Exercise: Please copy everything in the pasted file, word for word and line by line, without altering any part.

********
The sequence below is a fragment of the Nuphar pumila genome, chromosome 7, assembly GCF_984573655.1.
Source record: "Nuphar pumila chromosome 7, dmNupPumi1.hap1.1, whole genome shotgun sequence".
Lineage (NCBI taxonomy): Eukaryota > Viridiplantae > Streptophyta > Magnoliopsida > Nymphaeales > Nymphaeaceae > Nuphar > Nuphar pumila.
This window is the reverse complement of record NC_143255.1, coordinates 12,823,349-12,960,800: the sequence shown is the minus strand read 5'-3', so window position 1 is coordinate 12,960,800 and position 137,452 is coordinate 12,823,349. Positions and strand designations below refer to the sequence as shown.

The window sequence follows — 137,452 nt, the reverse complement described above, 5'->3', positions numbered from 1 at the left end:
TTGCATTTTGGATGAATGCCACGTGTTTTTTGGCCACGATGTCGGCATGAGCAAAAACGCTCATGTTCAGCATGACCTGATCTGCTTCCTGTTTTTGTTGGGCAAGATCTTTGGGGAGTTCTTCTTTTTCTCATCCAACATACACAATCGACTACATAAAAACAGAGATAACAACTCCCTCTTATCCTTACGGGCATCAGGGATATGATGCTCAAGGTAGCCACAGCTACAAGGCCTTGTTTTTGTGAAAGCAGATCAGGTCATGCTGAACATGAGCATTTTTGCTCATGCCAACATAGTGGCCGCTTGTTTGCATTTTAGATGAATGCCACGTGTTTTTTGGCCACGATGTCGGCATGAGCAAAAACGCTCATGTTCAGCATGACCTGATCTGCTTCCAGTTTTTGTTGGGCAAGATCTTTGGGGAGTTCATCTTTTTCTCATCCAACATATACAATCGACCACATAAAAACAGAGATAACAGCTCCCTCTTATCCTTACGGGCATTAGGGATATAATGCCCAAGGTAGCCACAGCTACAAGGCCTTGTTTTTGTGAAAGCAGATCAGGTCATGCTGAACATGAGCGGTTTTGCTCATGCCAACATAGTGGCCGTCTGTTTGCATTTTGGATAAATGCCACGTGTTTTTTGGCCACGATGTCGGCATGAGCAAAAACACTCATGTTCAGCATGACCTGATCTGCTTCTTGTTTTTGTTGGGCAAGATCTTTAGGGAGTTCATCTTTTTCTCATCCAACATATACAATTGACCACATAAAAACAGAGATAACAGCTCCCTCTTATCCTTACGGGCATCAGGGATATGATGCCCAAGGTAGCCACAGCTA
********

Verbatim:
The sequence below is a fragment of the Nuphar pumila genome, chromosome 7, assembly GCF_984573655.1.
Source record: "Nuphar pumila chromosome 7, dmNupPumi1.hap1.1, whole genome shotgun sequence".
Lineage (NCBI taxonomy): Eukaryota > Viridiplantae > Streptophyta > Magnoliopsida > Nymphaeales > Nymphaeaceae > Nuphar > Nuphar pumila.
This window is the reverse complement of record NC_143255.1, coordinates 12,823,349-12,960,800: the sequence shown is the minus strand read 5'-3', so window position 1 is coordinate 12,960,800 and position 137,452 is coordinate 12,823,349. Positions and strand designations below refer to the sequence as shown.

The window sequence follows — 137,452 nt, the reverse complement described above, 5'->3', positions numbered from 1 at the left end:
TTGCATTTTGGATGAATGCCACGTGTTTTTTGGCCACGATGTCGGCATGAGCAAAAACGCTCATGTTCAGCATGACCTGATCTGCTTCCTGTTTTTGTTGGGCAAGATCTTTGGGGAGTTCTTCTTTTTCTCATCCAACATACACAATCGACTACATAAAAACAGAGATAACAACTCCCTCTTATCCTTACGGGCATCAGGGATATGATGCTCAAGGTAGCCACAGCTACAAGGCCTTGTTTTTGTGAAAGCAGATCAGGTCATGCTGAACATGAGCATTTTTGCTCATGCCAACATAGTGGCCGCTTGTTTGCATTTTAGATGAATGCCACGTGTTTTTTGGCCACGATGTCGGCATGAGCAAAAACGCTCATGTTCAGCATGACCTGATCTGCTTCCAGTTTTTGTTGGGCAAGATCTTTGGGGAGTTCATCTTTTTCTCATCCAACATATACAATCGACCACATAAAAACAGAGATAACAGCTCCCTCTTATCCTTACGGGCATTAGGGATATAATGCCCAAGGTAGCCACAGCTACAAGGCCTTGTTTTTGTGAAAGCAGATCAGGTCATGCTGAACATGAGCGGTTTTGCTCATGCCAACATAGTGGCCGTCTGTTTGCATTTTGGATAAATGCCACGTGTTTTTTGGCCACGATGTCGGCATGAGCAAAAACACTCATGTTCAGCATGACCTGATCTGCTTCTTGTTTTTGTTGGGCAAGATCTTTAGGGAGTTCATCTTTTTCTCATCCAACATATACAATTGACCACATAAAAACAGAGATAACAGCTCCCTCTTATCCTTACGGGCATCAGGGATATGATGCCCAAGGTAGCCACAGCTA